ONE of the questions which I frequently ask of the organisations with which I am associated is “what is the disaster strategy for the business?”. In other words, how to deal with what may be a situation that threatens the continuing viability of that organisation.
Not an unreasonable question at any time but one which has been brought into focus following the debacle at National Westminster.
During my tenure as chief executive of the Newcastle Building Society, I invested heavily in a second computer system. A “hot site”, remote from the head office, which was an exact duplicate of the system used for the day-to-day running of the business. Updated to the close of business the previous day, it ensured that any problems would not prevent the smooth running of the business or, more importantly, customer service and confidence.
Perhaps the Newcastle was not as large as Nat West but, nevertheless, a multi-branched building society, estate agency, insurance brokerage, house building company, an offshore bank in Gibraltar, and a third-party processing operation were protected against the unexpected, with the additional benefit that any software updates could be tested off-line – preventing any hiccups. Certainly a somewhat costly operation but, an important protection of the business. Far too many businesses simply do not plan for the unknown. It is expensive, it is time-consuming and it becomes “tomorrow’s issue”.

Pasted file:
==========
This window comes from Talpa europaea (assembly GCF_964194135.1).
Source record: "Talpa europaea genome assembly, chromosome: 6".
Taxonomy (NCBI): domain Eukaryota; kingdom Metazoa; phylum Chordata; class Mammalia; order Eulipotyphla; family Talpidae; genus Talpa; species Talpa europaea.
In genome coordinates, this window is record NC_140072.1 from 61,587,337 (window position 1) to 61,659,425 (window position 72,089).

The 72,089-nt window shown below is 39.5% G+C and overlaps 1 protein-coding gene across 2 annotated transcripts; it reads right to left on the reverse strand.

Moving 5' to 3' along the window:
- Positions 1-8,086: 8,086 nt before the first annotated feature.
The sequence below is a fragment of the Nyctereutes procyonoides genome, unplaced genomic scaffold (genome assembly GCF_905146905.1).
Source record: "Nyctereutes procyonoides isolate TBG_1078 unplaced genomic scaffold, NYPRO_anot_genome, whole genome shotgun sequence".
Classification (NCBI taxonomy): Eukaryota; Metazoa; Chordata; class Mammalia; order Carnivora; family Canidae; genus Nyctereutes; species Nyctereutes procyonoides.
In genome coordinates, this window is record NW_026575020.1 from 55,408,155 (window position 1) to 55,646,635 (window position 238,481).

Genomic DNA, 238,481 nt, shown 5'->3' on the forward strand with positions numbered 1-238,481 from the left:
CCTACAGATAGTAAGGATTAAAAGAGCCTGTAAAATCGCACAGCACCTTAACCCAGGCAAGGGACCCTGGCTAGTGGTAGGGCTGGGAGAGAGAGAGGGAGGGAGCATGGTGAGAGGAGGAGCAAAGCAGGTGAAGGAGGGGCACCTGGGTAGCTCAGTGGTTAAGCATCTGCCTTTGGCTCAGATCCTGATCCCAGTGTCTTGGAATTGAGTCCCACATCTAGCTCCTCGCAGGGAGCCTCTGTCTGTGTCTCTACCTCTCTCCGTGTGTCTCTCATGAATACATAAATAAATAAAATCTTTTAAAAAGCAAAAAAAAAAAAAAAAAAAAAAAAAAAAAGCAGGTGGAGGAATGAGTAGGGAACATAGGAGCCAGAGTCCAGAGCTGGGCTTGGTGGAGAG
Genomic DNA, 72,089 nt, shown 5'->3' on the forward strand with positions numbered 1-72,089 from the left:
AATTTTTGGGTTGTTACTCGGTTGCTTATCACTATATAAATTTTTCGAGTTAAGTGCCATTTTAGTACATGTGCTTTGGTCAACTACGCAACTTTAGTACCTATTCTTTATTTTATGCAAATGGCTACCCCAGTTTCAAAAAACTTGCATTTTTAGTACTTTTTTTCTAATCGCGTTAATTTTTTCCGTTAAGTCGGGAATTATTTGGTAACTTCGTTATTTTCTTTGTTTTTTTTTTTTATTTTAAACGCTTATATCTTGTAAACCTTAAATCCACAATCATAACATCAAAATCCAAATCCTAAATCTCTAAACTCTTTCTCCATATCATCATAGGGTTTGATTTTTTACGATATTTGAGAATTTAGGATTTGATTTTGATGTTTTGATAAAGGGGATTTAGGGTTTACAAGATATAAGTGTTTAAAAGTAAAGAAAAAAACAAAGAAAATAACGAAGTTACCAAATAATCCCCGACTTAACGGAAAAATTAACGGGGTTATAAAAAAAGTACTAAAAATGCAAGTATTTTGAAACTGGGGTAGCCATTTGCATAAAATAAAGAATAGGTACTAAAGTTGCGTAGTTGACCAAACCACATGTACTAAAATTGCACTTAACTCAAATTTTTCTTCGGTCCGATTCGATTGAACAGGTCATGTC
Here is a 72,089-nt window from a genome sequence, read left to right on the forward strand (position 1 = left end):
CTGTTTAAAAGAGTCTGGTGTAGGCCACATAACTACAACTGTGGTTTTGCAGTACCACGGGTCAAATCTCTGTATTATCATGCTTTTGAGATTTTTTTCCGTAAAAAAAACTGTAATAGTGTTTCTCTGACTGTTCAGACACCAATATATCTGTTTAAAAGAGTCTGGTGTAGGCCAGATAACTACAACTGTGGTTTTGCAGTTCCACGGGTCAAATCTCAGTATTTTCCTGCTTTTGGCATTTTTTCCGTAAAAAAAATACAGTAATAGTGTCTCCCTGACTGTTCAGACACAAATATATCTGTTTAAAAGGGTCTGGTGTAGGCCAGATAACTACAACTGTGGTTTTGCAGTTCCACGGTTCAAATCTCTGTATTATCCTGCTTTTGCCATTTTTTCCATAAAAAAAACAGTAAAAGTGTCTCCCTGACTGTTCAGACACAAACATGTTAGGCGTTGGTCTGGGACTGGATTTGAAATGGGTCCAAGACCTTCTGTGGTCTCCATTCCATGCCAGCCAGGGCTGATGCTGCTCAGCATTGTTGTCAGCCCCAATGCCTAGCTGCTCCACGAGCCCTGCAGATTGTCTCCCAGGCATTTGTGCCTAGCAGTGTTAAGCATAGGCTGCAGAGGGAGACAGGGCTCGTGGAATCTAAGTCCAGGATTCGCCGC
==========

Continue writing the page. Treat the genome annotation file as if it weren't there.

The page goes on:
What the real reason for Nat West’s problem were will no doubt be the cause of much debate. Whether it is was lack of investment in systems will only be something which they can answer but, out of the chaos, they may have done businesses a service in highlighting just how easy it is to jeopardise the continuity of the company. So, hopefully, the question of disaster planning will be high on the agenda of most boards in the near future. Not just to confirm that such a strategy is in place but also to review what exists. Regular updates are essential, while many businesses do address this issue, far too many do not. I have often heard that IT systems are backed by discs stored in the same building, hardly good planning.
Third-party businesses often offer a solution to small businesses, and disaster planning is about much more than computer operations. Staff cover, supply chain difficulties, interruption of building occupation are all examples of the dangers to continuity of an operation. A solution for many is to use the “professionals”, but one question that must be asked of any third-party business selling such planning is “what is their disaster strategy?”. Your business may be only as sound as theirs!